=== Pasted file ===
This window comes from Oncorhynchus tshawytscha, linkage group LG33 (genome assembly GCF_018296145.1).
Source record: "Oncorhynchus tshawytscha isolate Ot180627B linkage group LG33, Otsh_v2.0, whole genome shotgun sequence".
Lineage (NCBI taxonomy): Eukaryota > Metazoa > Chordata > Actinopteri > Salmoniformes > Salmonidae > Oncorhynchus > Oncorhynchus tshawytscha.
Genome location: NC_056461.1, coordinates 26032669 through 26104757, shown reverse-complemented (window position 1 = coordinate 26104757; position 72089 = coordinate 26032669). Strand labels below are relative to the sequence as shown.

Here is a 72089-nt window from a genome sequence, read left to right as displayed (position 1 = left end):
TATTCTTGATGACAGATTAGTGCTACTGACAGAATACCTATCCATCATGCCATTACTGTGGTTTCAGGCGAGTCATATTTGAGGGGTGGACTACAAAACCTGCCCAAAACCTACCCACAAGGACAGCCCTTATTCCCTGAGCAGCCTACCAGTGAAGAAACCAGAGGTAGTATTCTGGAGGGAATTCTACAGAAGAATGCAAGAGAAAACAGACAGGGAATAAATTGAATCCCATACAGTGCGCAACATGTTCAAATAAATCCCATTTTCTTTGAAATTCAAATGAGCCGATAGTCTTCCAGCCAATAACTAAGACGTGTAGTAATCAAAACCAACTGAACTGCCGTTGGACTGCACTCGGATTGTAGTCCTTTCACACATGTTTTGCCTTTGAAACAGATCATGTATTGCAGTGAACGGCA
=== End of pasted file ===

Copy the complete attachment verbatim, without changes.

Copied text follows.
This window comes from Oncorhynchus tshawytscha, linkage group LG33 (genome assembly GCF_018296145.1).
Source record: "Oncorhynchus tshawytscha isolate Ot180627B linkage group LG33, Otsh_v2.0, whole genome shotgun sequence".
Lineage (NCBI taxonomy): Eukaryota > Metazoa > Chordata > Actinopteri > Salmoniformes > Salmonidae > Oncorhynchus > Oncorhynchus tshawytscha.
Genome location: NC_056461.1, coordinates 26032669 through 26104757, shown reverse-complemented (window position 1 = coordinate 26104757; position 72089 = coordinate 26032669). Strand labels below are relative to the sequence as shown.

Here is a 72089-nt window from a genome sequence, read left to right as displayed (position 1 = left end):
TATTCTTGATGACAGATTAGTGCTACTGACAGAATACCTATCCATCATGCCATTACTGTGGTTTCAGGCGAGTCATATTTGAGGGGTGGACTACAAAACCTGCCCAAAACCTACCCACAAGGACAGCCCTTATTCCCTGAGCAGCCTACCAGTGAAGAAACCAGAGGTAGTATTCTGGAGGGAATTCTACAGAAGAATGCAAGAGAAAACAGACAGGGAATAAATTGAATCCCATACAGTGCGCAACATGTTCAAATAAATCCCATTTTCTTTGAAATTCAAATGAGCCGATAGTCTTCCAGCCAATAACTAAGACGTGTAGTAATCAAAACCAACTGAACTGCCGTTGGACTGCACTCGGATTGTAGTCCTTTCACACATGTTTTGCCTTTGAAACAGATCATGTATTGCAGTGAACGGCA